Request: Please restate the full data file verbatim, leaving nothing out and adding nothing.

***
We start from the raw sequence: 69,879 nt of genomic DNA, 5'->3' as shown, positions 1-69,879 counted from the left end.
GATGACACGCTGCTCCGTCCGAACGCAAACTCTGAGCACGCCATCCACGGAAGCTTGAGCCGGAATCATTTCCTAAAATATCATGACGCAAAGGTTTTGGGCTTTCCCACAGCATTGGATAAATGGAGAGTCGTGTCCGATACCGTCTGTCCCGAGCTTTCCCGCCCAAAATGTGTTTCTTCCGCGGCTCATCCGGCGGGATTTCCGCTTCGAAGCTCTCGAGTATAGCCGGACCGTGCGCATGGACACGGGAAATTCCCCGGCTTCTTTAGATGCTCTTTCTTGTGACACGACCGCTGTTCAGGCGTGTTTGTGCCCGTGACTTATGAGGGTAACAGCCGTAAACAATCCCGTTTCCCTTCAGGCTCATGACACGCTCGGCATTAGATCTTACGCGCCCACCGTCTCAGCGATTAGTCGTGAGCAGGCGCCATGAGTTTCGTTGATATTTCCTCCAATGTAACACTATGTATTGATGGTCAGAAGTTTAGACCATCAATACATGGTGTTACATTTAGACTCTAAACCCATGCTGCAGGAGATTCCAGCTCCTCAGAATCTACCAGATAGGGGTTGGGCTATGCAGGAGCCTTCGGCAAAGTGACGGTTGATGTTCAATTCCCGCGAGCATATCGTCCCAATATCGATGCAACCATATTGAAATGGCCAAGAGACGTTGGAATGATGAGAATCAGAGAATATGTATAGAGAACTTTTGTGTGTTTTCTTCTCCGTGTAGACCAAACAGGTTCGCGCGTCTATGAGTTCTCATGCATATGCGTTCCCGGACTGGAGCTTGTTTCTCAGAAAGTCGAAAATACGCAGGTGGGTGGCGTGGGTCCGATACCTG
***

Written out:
We start from the raw sequence: 69,879 nt of genomic DNA, 5'->3' as shown, positions 1-69,879 counted from the left end.
GATGACACGCTGCTCCGTCCGAACGCAAACTCTGAGCACGCCATCCACGGAAGCTTGAGCCGGAATCATTTCCTAAAATATCATGACGCAAAGGTTTTGGGCTTTCCCACAGCATTGGATAAATGGAGAGTCGTGTCCGATACCGTCTGTCCCGAGCTTTCCCGCCCAAAATGTGTTTCTTCCGCGGCTCATCCGGCGGGATTTCCGCTTCGAAGCTCTCGAGTATAGCCGGACCGTGCGCATGGACACGGGAAATTCCCCGGCTTCTTTAGATGCTCTTTCTTGTGACACGACCGCTGTTCAGGCGTGTTTGTGCCCGTGACTTATGAGGGTAACAGCCGTAAACAATCCCGTTTCCCTTCAGGCTCATGACACGCTCGGCATTAGATCTTACGCGCCCACCGTCTCAGCGATTAGTCGTGAGCAGGCGCCATGAGTTTCGTTGATATTTCCTCCAATGTAACACTATGTATTGATGGTCAGAAGTTTAGACCATCAATACATGGTGTTACATTTAGACTCTAAACCCATGCTGCAGGAGATTCCAGCTCCTCAGAATCTACCAGATAGGGGTTGGGCTATGCAGGAGCCTTCGGCAAAGTGACGGTTGATGTTCAATTCCCGCGAGCATATCGTCCCAATATCGATGCAACCATATTGAAATGGCCAAGAGACGTTGGAATGATGAGAATCAGAGAATATGTATAGAGAACTTTTGTGTGTTTTCTTCTCCGTGTAGACCAAACAGGTTCGCGCGTCTATGAGTTCTCATGCATATGCGTTCCCGGACTGGAGCTTGTTTCTCAGAAAGTCGAAAATACGCAGGTGGGTGGCGTGGGTCCGATACCTG